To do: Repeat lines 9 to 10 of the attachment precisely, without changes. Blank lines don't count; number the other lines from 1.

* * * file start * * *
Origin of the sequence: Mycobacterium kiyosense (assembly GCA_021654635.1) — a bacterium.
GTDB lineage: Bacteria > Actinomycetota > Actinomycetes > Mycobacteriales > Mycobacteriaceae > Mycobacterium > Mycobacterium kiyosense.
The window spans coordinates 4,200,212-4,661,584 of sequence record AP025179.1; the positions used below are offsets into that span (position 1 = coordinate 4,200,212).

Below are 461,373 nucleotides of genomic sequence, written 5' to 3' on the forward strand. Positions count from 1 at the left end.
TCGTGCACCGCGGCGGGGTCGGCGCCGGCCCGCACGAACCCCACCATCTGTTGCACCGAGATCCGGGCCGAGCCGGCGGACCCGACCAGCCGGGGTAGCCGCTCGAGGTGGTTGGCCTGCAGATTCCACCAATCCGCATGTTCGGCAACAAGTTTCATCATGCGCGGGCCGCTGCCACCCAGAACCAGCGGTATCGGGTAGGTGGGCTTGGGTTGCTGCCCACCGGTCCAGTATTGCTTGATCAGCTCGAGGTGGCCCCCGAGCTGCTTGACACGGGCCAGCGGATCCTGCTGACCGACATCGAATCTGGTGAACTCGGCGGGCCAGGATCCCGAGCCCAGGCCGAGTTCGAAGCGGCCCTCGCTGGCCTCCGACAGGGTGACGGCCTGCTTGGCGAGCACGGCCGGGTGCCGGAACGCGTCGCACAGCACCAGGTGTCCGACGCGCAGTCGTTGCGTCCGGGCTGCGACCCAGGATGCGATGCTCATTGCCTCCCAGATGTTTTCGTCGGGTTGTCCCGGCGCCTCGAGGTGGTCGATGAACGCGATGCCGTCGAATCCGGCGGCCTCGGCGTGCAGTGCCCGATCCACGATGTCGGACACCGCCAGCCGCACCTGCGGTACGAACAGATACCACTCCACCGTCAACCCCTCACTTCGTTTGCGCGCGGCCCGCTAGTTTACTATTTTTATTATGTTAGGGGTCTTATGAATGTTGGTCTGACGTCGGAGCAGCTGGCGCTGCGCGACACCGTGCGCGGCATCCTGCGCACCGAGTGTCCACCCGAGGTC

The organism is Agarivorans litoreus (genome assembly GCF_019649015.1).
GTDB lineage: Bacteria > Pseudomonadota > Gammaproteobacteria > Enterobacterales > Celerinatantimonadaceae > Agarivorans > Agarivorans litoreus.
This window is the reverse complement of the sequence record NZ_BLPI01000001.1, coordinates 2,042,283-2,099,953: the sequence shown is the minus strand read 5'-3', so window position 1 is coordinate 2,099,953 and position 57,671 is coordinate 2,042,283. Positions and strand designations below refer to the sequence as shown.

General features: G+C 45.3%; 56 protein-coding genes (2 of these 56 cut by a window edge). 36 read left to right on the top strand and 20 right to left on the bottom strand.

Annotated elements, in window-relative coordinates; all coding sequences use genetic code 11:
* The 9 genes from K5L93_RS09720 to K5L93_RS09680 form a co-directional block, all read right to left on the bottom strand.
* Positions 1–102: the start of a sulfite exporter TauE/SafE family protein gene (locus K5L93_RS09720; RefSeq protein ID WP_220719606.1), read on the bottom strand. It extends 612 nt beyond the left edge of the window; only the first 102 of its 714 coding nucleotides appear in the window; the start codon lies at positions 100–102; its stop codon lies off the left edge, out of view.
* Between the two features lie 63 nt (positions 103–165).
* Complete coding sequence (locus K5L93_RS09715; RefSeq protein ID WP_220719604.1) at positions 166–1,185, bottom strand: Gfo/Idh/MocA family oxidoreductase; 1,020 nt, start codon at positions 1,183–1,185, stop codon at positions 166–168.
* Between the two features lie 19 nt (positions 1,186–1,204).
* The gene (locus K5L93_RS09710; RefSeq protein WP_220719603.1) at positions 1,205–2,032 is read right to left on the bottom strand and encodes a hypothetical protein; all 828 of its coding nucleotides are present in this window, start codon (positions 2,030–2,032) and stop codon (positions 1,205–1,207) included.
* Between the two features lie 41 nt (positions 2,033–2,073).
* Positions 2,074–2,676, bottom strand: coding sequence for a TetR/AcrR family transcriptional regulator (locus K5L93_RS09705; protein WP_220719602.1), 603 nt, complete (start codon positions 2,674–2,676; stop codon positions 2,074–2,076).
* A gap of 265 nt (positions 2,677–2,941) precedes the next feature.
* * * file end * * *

General features: G+C 45.3%; 56 protein-coding genes (2 of these 56 cut by a window edge). 36 read left to right on the top strand and 20 right to left on the bottom strand.

Annotated elements, in window-relative coordinates; all coding sequences use genetic code 11: